As a business owner, your business is one of the largest and most important assets of your estate.
Therefore, Virginia business estate planning is vital to your overall estate plan.
You must determine who is most suitable to inherit your business, how you are caring for your family and replacing the income of your business, and whether or not you are transferring your business during your lifetime.
Your business estate plan is an ongoing process that will change as your business evolves and develops.
However, there are a few things you need to consider before consulting your attorney about Virginia business estate planning.
Options to Protect Your Business as an Asset
A “Buy-Sell” Agreement
Otherwise known as the “shareholder” or “partnership” agreement, this document typically acts as a set of instructions for all owners holding interest in the business.
These instructions will outline what happens to your share of the business after you die.
The agreement dictates who can inherit your share of the business, who is unsuitable to inherit the business, or the agreement can prevent familial inheritance altogether.
If your family is unqualified to inherit your share due to your buy-sell agreement, the partners are generally required to buy-out your share of the business.
Establishing a living trust protects your business interests in a number of ways.
With a living trust, you are able to retain your ability to make business decisions as the trustor.
The living trust acts as a legal entity that owns your business during your lifetime.
The business assets within your living trust are also protected from probate proceedings.
The living trust carries a reduction of your estate taxes because your business is exempt from probate proceedings.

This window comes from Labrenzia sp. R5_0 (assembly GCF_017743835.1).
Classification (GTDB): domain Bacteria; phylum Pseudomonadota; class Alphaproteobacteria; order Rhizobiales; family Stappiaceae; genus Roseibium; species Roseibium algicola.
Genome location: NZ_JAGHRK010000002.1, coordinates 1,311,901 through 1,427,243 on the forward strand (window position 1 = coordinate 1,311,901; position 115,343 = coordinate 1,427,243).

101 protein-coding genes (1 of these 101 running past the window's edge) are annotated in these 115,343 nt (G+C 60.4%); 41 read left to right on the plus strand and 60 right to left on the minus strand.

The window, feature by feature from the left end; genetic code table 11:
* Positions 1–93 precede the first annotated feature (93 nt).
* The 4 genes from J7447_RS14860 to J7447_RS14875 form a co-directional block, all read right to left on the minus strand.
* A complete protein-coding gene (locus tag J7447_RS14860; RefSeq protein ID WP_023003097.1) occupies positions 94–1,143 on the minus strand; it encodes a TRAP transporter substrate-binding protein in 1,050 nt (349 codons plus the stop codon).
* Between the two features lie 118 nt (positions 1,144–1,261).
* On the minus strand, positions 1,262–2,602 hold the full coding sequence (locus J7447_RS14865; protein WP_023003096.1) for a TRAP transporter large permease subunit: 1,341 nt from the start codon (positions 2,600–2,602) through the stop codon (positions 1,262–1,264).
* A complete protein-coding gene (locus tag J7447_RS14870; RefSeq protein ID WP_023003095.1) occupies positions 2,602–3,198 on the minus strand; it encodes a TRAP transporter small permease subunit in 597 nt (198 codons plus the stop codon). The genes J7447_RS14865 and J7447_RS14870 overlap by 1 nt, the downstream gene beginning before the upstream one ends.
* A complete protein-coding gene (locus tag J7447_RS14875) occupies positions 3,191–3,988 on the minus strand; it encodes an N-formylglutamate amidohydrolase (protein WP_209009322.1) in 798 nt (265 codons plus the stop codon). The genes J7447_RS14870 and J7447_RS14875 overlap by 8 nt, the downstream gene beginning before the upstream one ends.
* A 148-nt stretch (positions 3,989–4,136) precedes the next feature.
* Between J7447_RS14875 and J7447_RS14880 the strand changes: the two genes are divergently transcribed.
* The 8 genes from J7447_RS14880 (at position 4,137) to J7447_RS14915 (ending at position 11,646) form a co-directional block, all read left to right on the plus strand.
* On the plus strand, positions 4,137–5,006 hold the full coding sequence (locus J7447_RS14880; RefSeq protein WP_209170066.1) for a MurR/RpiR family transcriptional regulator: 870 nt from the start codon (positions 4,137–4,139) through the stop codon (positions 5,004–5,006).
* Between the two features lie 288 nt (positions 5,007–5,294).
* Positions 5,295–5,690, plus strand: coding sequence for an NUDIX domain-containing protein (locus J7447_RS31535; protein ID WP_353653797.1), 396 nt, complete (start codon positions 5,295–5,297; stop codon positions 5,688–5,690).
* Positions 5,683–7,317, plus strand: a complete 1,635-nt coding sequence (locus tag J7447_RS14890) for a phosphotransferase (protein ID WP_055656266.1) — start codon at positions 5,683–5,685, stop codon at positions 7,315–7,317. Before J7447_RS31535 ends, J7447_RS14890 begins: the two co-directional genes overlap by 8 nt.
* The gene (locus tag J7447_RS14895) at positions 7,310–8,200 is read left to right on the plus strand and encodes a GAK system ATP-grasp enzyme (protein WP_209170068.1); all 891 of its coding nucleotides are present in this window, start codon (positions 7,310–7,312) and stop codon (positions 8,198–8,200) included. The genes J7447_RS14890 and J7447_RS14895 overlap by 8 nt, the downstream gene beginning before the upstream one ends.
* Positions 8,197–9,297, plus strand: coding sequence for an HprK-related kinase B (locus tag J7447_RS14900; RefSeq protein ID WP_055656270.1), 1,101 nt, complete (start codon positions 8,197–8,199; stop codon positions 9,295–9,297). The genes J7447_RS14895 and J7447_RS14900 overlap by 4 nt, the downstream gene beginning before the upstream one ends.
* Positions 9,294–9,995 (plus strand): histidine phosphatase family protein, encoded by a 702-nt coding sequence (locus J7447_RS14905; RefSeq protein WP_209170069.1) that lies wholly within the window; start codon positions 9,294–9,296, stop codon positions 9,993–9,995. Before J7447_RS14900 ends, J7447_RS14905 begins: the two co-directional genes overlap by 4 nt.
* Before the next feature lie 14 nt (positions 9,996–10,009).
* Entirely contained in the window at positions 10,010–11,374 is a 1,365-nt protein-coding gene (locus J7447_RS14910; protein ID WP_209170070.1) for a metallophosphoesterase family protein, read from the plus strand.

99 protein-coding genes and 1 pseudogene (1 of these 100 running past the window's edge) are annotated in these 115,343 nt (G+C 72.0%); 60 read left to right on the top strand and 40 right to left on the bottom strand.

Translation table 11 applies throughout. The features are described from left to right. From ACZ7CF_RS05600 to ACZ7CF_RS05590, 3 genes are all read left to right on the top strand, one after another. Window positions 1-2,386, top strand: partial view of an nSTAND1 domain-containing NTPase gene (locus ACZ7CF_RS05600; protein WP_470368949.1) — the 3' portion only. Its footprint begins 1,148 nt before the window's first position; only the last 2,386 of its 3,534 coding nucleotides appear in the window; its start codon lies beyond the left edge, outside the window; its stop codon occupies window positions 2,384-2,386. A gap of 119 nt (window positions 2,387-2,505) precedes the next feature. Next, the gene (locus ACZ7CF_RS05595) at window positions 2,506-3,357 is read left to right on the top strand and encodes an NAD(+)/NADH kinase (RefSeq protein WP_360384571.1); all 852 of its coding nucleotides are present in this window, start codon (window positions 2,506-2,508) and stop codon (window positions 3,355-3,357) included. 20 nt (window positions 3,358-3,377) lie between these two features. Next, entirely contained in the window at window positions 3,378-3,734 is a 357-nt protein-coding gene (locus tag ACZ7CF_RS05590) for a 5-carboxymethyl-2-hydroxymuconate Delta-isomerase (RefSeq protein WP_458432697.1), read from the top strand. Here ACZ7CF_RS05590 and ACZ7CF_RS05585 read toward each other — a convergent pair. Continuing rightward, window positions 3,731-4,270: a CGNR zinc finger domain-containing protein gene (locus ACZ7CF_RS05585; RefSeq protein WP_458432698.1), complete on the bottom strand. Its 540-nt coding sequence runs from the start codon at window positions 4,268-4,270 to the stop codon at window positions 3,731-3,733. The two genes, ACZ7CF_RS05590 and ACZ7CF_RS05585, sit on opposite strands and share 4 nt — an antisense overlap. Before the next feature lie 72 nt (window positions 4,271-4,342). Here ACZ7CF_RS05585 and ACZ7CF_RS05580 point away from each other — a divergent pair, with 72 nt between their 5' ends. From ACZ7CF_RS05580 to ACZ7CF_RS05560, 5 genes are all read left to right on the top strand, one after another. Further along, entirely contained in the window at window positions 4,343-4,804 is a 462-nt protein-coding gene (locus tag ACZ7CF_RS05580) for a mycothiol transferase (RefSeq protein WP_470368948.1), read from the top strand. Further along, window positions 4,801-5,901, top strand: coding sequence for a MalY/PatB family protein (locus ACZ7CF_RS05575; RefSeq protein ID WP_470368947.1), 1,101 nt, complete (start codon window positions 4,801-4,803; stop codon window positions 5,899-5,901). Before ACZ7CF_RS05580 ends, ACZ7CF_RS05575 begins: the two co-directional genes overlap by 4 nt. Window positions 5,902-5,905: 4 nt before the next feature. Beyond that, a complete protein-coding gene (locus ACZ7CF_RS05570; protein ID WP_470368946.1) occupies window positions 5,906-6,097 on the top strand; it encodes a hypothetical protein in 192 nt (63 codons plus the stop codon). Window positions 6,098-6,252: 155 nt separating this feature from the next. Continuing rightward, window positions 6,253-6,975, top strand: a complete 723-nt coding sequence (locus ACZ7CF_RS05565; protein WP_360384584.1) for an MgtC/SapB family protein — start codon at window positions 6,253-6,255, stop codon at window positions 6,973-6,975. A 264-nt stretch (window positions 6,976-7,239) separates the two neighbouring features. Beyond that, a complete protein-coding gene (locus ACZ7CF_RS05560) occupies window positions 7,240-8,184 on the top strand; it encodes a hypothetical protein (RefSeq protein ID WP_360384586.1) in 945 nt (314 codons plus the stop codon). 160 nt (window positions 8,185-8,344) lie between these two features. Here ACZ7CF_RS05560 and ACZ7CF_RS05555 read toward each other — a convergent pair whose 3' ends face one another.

Your appointed trustee is in charge of managing the trust.
However, you also retain the ability to name who your successor is, and when they take ownership of your business or share.
Typically under a living trust, you name your successor to take control of your assets at the time of your death.
Transferring Your Business
Grantor Retained Annuity Trust (GRAT)
Opting to transfer your business into a GRAT means you are making a one time contribution of your business assets into an irrevocable trust.
You cannot alter, attribute to, withdraw from, or cancel the trust once it is in place.
The GRAT becomes the legal entity that holds ownership of your business.
You are able to transfer part or all of your business into the GRAT.
Establishing a GRAT allows you to receive annuity payments for the term set by your trust.
The annuity you receive is dependent upon a fixed percentage that is determined at the time you form your trust and contribute your assets.
The term of your annuity payments are determined by the same documents.
Once your term for annuity expires, the “residual” – or remainder – of your assets are transferred to your named beneficiaries.
If you list your business as the trust asset, you are agreeing to receive income on the interest of the business while transferring ownership in the future.
The IRS accepts GRAT business transfers, conditionally.
You must ensure that your GRAT does not allow:
- Any additional contributions to the trust. As an irrevocable trust, you are not able to make any changes to the type or amount of assets covered by the trust.
- “Commutation,” or prepayment of your annuity by your trustee in order to hasten asset distribution to your beneficiaries.
- Payment of annuity to anyone that is not you. As the grantor, you are the sole beneficiary of annuity on your trust.
Grantor Retained Unitrust (GRUT)
A GRUT operates similarly to the GRAT, with some technical differences.
For example, you will receive a fixed percentage of the assessed “fair market value” of your contributed assets.